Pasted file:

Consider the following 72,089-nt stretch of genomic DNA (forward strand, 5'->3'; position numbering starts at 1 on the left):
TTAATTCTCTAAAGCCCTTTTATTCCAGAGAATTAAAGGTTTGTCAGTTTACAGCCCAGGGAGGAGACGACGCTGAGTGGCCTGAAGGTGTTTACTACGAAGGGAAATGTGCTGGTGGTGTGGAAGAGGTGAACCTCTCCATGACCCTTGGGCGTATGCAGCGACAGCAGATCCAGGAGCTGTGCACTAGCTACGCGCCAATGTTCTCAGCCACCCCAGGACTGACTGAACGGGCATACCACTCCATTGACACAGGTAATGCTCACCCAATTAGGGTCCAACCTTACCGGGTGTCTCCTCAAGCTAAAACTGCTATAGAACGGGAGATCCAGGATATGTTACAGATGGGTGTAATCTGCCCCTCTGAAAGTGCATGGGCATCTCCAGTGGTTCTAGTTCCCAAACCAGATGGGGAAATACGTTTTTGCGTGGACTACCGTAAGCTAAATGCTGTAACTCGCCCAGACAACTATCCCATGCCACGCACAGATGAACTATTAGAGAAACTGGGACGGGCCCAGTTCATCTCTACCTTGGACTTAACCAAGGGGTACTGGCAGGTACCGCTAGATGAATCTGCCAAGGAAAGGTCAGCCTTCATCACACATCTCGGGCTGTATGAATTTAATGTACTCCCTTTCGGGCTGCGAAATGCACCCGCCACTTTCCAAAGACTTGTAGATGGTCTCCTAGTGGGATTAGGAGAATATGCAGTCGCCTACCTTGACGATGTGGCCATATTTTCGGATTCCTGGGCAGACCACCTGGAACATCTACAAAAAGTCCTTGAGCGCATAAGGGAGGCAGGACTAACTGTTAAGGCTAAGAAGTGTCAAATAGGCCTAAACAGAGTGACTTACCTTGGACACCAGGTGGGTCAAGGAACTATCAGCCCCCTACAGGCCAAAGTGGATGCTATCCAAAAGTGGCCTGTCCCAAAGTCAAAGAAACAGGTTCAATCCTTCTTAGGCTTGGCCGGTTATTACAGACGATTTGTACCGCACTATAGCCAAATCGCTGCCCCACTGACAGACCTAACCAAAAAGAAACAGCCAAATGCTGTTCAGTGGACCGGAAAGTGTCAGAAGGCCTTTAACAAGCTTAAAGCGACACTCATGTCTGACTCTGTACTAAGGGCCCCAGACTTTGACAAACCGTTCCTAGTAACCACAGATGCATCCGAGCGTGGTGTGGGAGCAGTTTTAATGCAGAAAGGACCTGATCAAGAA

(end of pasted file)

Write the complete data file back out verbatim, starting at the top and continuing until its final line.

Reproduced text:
Consider the following 72,089-nt stretch of genomic DNA (forward strand, 5'->3'; position numbering starts at 1 on the left):
TTAATTCTCTAAAGCCCTTTTATTCCAGAGAATTAAAGGTTTGTCAGTTTACAGCCCAGGGAGGAGACGACGCTGAGTGGCCTGAAGGTGTTTACTACGAAGGGAAATGTGCTGGTGGTGTGGAAGAGGTGAACCTCTCCATGACCCTTGGGCGTATGCAGCGACAGCAGATCCAGGAGCTGTGCACTAGCTACGCGCCAATGTTCTCAGCCACCCCAGGACTGACTGAACGGGCATACCACTCCATTGACACAGGTAATGCTCACCCAATTAGGGTCCAACCTTACCGGGTGTCTCCTCAAGCTAAAACTGCTATAGAACGGGAGATCCAGGATATGTTACAGATGGGTGTAATCTGCCCCTCTGAAAGTGCATGGGCATCTCCAGTGGTTCTAGTTCCCAAACCAGATGGGGAAATACGTTTTTGCGTGGACTACCGTAAGCTAAATGCTGTAACTCGCCCAGACAACTATCCCATGCCACGCACAGATGAACTATTAGAGAAACTGGGACGGGCCCAGTTCATCTCTACCTTGGACTTAACCAAGGGGTACTGGCAGGTACCGCTAGATGAATCTGCCAAGGAAAGGTCAGCCTTCATCACACATCTCGGGCTGTATGAATTTAATGTACTCCCTTTCGGGCTGCGAAATGCACCCGCCACTTTCCAAAGACTTGTAGATGGTCTCCTAGTGGGATTAGGAGAATATGCAGTCGCCTACCTTGACGATGTGGCCATATTTTCGGATTCCTGGGCAGACCACCTGGAACATCTACAAAAAGTCCTTGAGCGCATAAGGGAGGCAGGACTAACTGTTAAGGCTAAGAAGTGTCAAATAGGCCTAAACAGAGTGACTTACCTTGGACACCAGGTGGGTCAAGGAACTATCAGCCCCCTACAGGCCAAAGTGGATGCTATCCAAAAGTGGCCTGTCCCAAAGTCAAAGAAACAGGTTCAATCCTTCTTAGGCTTGGCCGGTTATTACAGACGATTTGTACCGCACTATAGCCAAATCGCTGCCCCACTGACAGACCTAACCAAAAAGAAACAGCCAAATGCTGTTCAGTGGACCGGAAAGTGTCAGAAGGCCTTTAACAAGCTTAAAGCGACACTCATGTCTGACTCTGTACTAAGGGCCCCAGACTTTGACAAACCGTTCCTAGTAACCACAGATGCATCCGAGCGTGGTGTGGGAGCAGTTTTAATGCAGAAAGGACCTGATCAAGAA